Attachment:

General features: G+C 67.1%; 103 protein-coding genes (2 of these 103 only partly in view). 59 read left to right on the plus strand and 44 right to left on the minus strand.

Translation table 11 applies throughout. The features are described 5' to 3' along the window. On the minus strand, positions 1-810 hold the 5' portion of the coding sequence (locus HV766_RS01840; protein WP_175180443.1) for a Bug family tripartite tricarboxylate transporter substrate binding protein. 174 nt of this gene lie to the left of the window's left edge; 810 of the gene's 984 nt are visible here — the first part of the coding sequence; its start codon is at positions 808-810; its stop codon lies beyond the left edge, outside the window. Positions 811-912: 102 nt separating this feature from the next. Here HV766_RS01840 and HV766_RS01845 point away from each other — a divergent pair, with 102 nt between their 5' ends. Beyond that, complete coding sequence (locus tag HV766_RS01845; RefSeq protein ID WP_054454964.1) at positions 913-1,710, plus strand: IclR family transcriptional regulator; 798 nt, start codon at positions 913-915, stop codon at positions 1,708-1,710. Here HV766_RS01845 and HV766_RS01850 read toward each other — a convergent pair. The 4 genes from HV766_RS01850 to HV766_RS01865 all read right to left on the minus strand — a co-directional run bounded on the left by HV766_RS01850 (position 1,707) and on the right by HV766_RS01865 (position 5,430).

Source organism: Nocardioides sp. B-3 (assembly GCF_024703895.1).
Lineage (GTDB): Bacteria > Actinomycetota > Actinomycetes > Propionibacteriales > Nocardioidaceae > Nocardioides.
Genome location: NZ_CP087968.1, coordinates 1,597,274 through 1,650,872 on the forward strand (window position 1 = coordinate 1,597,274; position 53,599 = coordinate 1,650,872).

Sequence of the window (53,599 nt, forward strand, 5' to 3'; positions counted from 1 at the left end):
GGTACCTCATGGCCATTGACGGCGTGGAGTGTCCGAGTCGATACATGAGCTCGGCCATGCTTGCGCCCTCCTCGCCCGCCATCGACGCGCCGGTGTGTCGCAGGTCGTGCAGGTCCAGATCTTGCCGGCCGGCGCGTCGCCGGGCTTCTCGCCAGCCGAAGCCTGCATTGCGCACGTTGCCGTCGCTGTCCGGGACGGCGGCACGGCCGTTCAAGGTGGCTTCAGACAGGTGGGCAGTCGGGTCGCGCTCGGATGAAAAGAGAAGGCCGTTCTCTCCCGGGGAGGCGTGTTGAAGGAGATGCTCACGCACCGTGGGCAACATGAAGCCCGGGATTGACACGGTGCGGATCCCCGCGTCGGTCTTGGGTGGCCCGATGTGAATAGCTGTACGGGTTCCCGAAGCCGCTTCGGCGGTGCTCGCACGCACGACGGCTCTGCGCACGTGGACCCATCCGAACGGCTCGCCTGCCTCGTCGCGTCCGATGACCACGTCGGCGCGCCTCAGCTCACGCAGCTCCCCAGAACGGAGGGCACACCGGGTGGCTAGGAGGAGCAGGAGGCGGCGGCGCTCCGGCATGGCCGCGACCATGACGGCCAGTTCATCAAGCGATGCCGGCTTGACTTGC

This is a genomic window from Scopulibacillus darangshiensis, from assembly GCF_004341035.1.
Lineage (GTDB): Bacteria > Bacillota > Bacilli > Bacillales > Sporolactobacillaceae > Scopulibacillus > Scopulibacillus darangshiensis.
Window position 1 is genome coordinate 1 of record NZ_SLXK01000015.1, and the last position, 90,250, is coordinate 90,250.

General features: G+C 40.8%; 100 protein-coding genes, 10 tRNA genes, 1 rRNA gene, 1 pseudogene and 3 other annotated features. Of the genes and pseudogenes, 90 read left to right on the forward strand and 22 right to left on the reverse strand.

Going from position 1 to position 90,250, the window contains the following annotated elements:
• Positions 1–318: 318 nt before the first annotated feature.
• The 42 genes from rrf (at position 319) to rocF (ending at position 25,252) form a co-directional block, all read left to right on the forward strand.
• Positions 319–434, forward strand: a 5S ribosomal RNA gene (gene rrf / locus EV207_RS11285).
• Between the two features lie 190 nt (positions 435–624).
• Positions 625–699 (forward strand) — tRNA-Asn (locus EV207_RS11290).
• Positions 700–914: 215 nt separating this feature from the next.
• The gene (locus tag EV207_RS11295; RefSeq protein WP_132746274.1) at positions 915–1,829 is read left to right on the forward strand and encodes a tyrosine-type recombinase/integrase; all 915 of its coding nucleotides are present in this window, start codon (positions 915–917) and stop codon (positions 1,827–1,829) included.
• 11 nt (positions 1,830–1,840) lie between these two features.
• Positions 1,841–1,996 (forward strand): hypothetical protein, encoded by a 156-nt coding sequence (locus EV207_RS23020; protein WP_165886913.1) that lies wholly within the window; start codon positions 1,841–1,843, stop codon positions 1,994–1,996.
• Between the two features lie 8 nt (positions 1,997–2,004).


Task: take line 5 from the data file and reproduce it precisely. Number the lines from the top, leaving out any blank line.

Genome location: NZ_CP087968.1, coordinates 1,597,274 through 1,650,872 on the forward strand (window position 1 = coordinate 1,597,274; position 53,599 = coordinate 1,650,872).